1. Workers run the world. Everything would stop without our labour. Withdrawing our labour is our weapon, and the right to run things is our demand.

2. At the same time, most work is a bore. As it is organised in our society, most work kills the spirit and body of the worker, not to mention the mind. But to simply call for a four hour day at eight hours pay is not enough. Who will benefit from the automation that could realise such a demand? Who should control technology’s introduction and integration into the economy? Potentially, we can.

3. Collective action is the source of our strength. Many of the direct actions described below can be done by individuals, but they are far more effective when done collectively. This should not be mistaken for unionism. If collective action and union activity are simultaneous, fine.
But collective action is not limited to unions, for we shouldn’t rely on union leaders to tell us when to act. We need to organise ourselves, to promote and practice solidarity among ourselves. Friendships and common grievances are enough to carry out most of the actions below.

4. Don’t rely on others to win your demands for you. When it comes down to it, we are the only people who really understand and care about our problems, and the only ones who can sort them out.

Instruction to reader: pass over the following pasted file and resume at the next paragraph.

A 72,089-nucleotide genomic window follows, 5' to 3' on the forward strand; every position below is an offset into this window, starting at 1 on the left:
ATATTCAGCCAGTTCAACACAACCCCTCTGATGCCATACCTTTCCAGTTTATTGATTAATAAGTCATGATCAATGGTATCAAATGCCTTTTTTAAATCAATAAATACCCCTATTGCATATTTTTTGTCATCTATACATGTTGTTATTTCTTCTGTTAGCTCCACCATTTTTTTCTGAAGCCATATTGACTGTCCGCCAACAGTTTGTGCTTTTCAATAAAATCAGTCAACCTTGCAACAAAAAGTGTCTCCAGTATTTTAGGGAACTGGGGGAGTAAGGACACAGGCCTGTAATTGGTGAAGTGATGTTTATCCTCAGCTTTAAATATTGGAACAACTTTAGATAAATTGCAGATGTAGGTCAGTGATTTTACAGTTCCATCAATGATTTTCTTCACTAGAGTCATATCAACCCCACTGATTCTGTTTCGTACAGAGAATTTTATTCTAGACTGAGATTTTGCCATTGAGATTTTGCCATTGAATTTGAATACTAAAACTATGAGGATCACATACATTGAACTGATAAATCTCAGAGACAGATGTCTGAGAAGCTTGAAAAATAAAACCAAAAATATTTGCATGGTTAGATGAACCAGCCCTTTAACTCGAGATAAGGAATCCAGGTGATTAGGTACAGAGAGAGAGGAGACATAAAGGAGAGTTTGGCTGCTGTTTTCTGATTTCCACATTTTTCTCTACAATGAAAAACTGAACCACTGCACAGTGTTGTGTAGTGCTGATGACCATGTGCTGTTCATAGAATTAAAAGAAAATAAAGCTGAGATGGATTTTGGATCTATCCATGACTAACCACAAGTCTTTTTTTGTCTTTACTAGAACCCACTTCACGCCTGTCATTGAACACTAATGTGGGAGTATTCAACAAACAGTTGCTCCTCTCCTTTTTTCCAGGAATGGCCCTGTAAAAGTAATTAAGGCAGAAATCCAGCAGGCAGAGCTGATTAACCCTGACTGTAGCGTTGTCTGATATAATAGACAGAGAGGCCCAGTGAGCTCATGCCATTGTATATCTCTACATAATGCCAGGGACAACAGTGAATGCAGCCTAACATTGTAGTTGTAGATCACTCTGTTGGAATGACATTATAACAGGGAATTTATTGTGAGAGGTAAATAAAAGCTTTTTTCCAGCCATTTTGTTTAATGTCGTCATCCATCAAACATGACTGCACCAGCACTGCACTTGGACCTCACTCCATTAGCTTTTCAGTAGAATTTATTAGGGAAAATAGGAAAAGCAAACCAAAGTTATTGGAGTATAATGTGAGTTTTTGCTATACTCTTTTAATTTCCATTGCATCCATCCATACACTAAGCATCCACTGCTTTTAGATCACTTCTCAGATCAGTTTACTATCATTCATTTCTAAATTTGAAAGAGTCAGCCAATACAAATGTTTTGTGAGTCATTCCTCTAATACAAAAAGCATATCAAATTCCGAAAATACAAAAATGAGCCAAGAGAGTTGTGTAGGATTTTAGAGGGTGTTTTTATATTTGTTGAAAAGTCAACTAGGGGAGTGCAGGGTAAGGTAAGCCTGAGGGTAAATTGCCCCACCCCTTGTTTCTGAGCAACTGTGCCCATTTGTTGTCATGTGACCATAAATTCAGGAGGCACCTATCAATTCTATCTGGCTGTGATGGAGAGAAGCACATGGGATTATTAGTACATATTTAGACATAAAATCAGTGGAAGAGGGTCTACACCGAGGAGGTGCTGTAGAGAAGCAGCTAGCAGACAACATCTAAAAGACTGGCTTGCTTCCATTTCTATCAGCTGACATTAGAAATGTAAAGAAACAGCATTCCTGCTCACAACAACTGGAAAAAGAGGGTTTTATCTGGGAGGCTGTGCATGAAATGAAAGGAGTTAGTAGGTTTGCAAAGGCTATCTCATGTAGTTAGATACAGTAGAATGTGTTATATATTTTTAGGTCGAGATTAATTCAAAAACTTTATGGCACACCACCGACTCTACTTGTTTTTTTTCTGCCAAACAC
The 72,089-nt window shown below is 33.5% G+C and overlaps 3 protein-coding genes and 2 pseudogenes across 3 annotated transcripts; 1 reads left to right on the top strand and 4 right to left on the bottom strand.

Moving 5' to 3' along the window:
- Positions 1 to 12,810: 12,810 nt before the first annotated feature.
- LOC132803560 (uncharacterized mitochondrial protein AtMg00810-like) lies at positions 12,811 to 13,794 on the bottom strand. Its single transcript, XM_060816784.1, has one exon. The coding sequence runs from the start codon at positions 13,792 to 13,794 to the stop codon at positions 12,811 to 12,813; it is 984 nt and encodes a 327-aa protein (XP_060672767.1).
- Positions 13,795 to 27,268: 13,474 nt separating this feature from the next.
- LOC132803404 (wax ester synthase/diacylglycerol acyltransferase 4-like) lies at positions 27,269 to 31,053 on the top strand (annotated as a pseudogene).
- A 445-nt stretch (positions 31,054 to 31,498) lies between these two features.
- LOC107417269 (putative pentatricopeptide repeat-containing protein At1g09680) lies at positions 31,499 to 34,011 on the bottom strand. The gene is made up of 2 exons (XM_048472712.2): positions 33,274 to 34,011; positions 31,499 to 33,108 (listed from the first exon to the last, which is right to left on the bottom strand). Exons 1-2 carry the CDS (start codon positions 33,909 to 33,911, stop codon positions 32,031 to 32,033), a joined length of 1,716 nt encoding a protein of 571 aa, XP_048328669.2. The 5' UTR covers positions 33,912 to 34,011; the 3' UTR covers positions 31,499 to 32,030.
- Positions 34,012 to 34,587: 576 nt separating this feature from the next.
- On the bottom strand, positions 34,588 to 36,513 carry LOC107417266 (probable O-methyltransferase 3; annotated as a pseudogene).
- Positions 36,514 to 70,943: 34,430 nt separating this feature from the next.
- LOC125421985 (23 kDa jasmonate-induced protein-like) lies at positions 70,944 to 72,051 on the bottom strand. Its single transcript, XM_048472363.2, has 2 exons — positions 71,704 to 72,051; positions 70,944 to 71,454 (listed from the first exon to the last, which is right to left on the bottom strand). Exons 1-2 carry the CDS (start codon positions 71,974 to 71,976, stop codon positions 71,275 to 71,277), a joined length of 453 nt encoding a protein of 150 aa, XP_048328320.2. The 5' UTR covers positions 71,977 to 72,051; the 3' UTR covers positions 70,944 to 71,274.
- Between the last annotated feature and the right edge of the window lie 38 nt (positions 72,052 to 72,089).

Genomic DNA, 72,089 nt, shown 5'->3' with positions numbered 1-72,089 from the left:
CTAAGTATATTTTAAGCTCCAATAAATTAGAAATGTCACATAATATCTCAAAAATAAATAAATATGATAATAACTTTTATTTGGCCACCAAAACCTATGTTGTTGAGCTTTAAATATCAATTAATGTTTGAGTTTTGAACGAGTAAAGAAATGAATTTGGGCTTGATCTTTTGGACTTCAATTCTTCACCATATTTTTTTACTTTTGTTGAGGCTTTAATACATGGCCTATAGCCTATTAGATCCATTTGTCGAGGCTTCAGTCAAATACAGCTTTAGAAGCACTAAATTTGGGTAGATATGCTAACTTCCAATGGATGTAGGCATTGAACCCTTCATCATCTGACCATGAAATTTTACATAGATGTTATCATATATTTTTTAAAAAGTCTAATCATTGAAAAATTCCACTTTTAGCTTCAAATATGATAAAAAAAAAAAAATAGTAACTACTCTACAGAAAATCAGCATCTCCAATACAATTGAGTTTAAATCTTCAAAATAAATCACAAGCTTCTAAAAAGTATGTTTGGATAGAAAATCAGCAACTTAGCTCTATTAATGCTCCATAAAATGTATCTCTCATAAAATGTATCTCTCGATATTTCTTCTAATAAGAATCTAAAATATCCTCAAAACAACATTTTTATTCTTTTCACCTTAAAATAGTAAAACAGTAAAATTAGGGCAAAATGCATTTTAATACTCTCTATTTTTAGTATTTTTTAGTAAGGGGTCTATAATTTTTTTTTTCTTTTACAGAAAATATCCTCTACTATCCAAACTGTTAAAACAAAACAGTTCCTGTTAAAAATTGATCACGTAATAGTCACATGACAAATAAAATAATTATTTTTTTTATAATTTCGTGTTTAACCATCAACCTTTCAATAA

5. Slow down. Your job is killing you anyway. When your boss tries to speed up the rate of work, drag your feet.

6. Take what is rightfully yours. If your boss refuses to give you breaks or longer lunches, get everybody on the job to take them anyway.

7. Work to rule. Follow every regulation and order to the last detail, no matter how stupid they are. If you get absurd instructions, carry them out to the letter to demonstrate their absurdity.

8. Leave your workstations and present your grievances to management en masse.

9. Don’t forget the power of sit-down strikes and wildcat walkouts. Well timed collective action can win a demand or grievance in minutes.

10. Produce your own propaganda. This is of course, the best way of getting your message across, while it also has the effect of letting other people know that they are not on their own. In this sense it can have far more effect than official union publications.

11. Don’t work as efficiently as you could. In this world, few people are paid according to the worth of the work that they do. Rather than give your all for nothing, work according to the principle of ‘bad pay = bad work’. Obviously, this is not to be practised in some service industries such as nursing, where its opposite, a ‘good work strike’, providing as good a service as possible, would be preferred.

12. All of this is the day-to-day preparation for more dramatic and effective forms of action, including strike action. By organising ourselves, using the union merely as a means of co-ordinating our actions, we will be taking some large steps towards improving the quality of our lives.